Book Review: Dracula by Bram Stoker

I previously, perhaps during Summer, wrote a brief review of Bram Stoker’s Dracula. Reading it back, as one of the revolutionary classics of the gothic genre and currently my most-favoured book, I don’t think I gave the tale and it’s author the justice that they deserved.

Whenever the word Dracula is mentioned, it’s easy to imagine seductive beings with a thirst for blood and that’s exactly what the Count was – he embodied the sexual deviation that British civilization feared in the nineteenth century and now he is celebrated in thousands of forms. There isn’t just any reason that Dracula is the most well-known vampire tale.

Embedded with gothic imagery, it’s near impossible to talk of Dracula without mentioning the elements of the Gothic that it possesses. From the first page, the main character experiences a peculiar, sinister journey to what is a decaying, shadowed castle in Transylvania which only forebodes the death and destruction that is to follow. From the first chapter onwards, Dracula is captivating and insists that you must read on, even more so as you begin to really root for the fantastically developed characters that Bram Stoker imagines onto paper.

As expected, Dracula as a character can be disputed to be the father of Gothic tyrannical villains. Even when he isn’t physically present in the pages of the story, Stoker uses each ounce of his talent to ensure that Dracula’s sneering presence is one the back of his character’s minds as well as the readers even though he is rarely seen in the human form. Whilst the novel focuses on Dracula’s evil intentions and the group’s plot to overthrow him, Stoker takes a glance at much more than that. Not only does he comment on women’s positions in society and their underpinned sexual desires, he explores concepts of science and religion as well as his own oppression through the character of Johnathon Harker – more about this later.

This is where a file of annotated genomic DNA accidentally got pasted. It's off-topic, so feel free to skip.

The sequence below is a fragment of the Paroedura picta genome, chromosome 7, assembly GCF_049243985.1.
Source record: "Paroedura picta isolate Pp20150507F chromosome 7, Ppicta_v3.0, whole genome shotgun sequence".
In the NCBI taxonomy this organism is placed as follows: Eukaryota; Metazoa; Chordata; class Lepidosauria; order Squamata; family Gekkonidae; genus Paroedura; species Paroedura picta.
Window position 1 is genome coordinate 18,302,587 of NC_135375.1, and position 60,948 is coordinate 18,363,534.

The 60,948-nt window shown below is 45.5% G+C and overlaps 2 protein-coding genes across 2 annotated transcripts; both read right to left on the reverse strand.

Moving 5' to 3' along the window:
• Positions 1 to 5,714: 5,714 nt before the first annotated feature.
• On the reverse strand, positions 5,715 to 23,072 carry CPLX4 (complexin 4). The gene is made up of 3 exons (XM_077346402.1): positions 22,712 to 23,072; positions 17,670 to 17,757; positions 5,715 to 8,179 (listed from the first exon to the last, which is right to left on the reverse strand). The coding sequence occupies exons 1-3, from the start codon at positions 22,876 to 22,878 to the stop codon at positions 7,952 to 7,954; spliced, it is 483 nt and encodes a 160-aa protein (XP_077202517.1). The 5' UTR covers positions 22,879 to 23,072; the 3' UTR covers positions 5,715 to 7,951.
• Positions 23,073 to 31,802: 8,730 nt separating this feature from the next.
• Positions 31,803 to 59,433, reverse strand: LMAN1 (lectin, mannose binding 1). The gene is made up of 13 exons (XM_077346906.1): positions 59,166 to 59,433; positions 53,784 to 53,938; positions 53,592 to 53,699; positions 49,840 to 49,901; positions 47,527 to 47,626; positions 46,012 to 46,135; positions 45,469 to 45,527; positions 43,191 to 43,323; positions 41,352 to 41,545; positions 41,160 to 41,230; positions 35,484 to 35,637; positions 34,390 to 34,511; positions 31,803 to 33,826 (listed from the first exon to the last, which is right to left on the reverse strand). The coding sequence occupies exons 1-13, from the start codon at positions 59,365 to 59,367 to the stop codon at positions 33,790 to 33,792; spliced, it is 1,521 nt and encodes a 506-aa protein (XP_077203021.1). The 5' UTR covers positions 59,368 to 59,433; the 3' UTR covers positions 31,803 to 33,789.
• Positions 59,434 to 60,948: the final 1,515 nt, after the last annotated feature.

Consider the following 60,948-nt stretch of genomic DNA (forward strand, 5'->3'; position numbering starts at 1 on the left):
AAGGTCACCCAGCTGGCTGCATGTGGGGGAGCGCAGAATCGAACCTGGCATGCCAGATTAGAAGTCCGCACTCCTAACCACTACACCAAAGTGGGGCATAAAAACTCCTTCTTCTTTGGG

Stoker, as if he hadn’t taken on enough within this novel, chooses to explore the sanity of his characters. Whilst the asylum patient, Renfield, is a prime example of this, he looks at the fragility of his other characters minds too as Dracula begins to play tricks on each one of them. Whether their ill experiences and poor thoughts are that of sickly mental health or of toying from a supernatural villain is just one of many questions that are raised.

I will be the first to admit that the ending to the novel is a little underwhelming. Upon putting the book back onto my shelf, I wondered why I’d spent all the days and weeks devoting myself to being truly immersed in each line that Stoker had crafted for what… a happily ever after? But after closer inspection, the book isn’t beautiful because of how it concludes but how it makes you feel, how it captures you and how eloquently Stoker was able to infiltrate to story with an abundance of techniques, tropes and secrets; these are inevitably what Stoker had been best at.

In letters to one of his adorations in the literary world, Walt Whitman, he had openly expressed how talented he was at detachment and valued his secrecy dearly to him. The magic of the novel is how Bram Stoker was able to intertwine this within his pages and not just blatantly, through the secrets that the characters arouse regarding the supernatural, but through the ability to provoke questions from his fans and readers over a century later. These queries being that of who Bram Stoker really was – did he see Johnathon Harker as himself? An oppressed man in the walls of a castle with nothing but his pen and journal, whom is later caught in a love triangle with his dearest Mina and the dark, illusive Count Dracula. Was this representative of how Stoker saw himself and his love life? He did, after all, propose to Oscar Wilde’s girlfriend and marry her.

From ancient folklore to the modern day, vampires can be found almost everywhere that you attempt to search for them; they are never-ending, and their stories are countless. However, Dracula is arguably a phenomenon and the beginning of a timeless fascination, meaning that the extrinsic value of the novel as a piece of literature is priceless.

Bram Stoker’s Dracula thoroughly shocked me, and I am sure that many other tales from the Gothic genre will too. Following my procrastination of reading this book for an unthinkable amount of time under the basis that I believed I already knew the tale, I was proved wrong. There is so much more to the story of Dracula and Stoker shows no mercy for the evil acts that he commits – but the book is also a reflection of the author himself and you could argue that the story of his character and how it’s hidden within his writing is a much more valuable story.

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